I don’t always feel passion for what I do. For years now, the loss of my sisters has propelled me to keep fighting for other babies who should be loved and missed just as much as my sisters are. So when my nephew died in July of this past year, I expected that my grief would just add to my passion. The first time I checked CCBR’s email account and voicemailbox after that, I saw the words of someone who was angry about pictures of dead babies, and I was overcome with a combined feeling of rage and exhaustion. In that moment, I felt completely finished. I messaged a colleague to ask her to take over my job for the time being as I was in no frame of mind to even read, much less respond, to any emails. And then I decided I was done fighting. It all felt so pointless. People were killing babies with no regard for life, and they dared to be angry at us for just showing a picture of it! I had been fighting for seven years. Our family had just been plunged into grief with the loss of another precious baby, and the world didn’t seem to care about the hundreds of thousands of babies who didn’t have anyone to grieve them. I didn’t know what I was going to do next, but without telling anyone, I decided that once the summer internship wrapped up, I’d leave CCBR.
I spent the next several days enveloped in the bonds of familial love, on the sanctuary of the family farm. A week later we returned to the cemetery for yet another funeral, and afterwards everyone came to my parents’ home to spend some time together before parting ways and returning to the routines of regular life. My Dad doesn’t often give words of affirmation, so much of the time I don’t know what he thinks about what I do with CCBR. But that day, after a light luncheon, he addressed those who had joined us at our home and reminded us about the atrocity of abortion and encouraged us to “strengthen our resolve” to fight against it, recognizing that each baby is as valuable as little Jonathan. I heard his words with a sinking silent question “why now?! why show your support for the pro-life cause now, when I plan to abandon it?” But over the next few days, his words kept resounding in my head, and I knew I couldn’t quit. And several days later I went back to work, more out of a sense of duty than with any real desire or passion.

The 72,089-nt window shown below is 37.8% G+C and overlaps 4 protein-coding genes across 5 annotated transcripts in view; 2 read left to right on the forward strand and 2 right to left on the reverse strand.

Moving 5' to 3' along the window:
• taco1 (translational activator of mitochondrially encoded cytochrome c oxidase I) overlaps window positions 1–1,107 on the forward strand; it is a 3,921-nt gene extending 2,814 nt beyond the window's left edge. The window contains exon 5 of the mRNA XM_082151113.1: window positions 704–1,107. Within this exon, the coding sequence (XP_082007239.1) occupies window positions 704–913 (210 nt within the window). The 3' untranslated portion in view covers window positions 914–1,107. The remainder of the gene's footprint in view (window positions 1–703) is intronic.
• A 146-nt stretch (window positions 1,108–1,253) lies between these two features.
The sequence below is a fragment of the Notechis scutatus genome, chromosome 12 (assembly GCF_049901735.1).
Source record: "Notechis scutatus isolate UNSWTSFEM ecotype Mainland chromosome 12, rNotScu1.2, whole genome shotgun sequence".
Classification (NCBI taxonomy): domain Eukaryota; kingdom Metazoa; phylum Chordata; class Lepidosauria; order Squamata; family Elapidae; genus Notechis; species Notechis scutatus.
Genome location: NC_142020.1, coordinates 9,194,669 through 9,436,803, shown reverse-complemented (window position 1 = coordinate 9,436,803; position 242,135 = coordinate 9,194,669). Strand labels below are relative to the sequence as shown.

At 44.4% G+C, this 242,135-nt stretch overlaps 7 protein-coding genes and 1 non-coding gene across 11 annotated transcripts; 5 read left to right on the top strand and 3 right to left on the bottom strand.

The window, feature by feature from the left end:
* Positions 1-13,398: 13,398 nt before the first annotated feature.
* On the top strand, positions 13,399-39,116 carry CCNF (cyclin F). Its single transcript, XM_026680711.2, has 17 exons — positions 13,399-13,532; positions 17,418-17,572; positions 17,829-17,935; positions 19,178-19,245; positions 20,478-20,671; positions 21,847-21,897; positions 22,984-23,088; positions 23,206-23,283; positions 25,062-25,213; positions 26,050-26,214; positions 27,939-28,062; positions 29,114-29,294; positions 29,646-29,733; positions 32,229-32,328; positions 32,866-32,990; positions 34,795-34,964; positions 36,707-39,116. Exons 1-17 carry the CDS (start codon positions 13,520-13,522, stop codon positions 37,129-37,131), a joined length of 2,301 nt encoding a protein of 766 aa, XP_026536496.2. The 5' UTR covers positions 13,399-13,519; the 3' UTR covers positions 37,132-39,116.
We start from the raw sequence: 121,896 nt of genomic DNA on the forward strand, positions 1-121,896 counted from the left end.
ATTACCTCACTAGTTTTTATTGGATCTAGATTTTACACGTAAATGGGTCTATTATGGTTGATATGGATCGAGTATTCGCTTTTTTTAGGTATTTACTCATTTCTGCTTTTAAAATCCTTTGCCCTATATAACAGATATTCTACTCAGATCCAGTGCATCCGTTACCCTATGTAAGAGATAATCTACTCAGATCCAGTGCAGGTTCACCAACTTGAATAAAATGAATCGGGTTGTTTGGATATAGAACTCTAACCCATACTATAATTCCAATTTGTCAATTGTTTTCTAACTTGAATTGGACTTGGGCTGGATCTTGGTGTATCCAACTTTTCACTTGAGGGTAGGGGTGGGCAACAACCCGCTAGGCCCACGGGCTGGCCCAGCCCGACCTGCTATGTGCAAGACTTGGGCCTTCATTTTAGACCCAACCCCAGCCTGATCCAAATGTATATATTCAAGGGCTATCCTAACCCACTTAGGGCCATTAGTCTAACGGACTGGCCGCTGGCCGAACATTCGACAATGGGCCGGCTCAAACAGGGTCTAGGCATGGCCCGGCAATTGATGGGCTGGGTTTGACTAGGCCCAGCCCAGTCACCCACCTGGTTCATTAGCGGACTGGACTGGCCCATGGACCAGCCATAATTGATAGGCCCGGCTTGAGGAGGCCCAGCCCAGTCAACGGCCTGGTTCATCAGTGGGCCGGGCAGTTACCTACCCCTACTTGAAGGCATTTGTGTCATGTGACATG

Back in Ontario, I shared that with a friend and supporter, and his response summed it all up: “Isn’t it incredible how God knows what you need to hear, even when you don’t want to hear it?”
Several weeks later, another supporter asked, “But do you enjoy what you do?” and by the grace of God, I realized that yes, I do. I could again look at my job with satisfaction and even passion. Don’t get me wrong, I think it’s outrageous that anyone would need to work full-time to defend human life. It is beyond my comprehension that humanity has decided that the slaughter of pre-born human beings is acceptable. But despite that, I am grateful that I have the privilege of working for an organization like CCBR, and that I have friends and acquaintances who feel passionately enough about what we do to financially, emotionally, and prayerfully enable me to do this.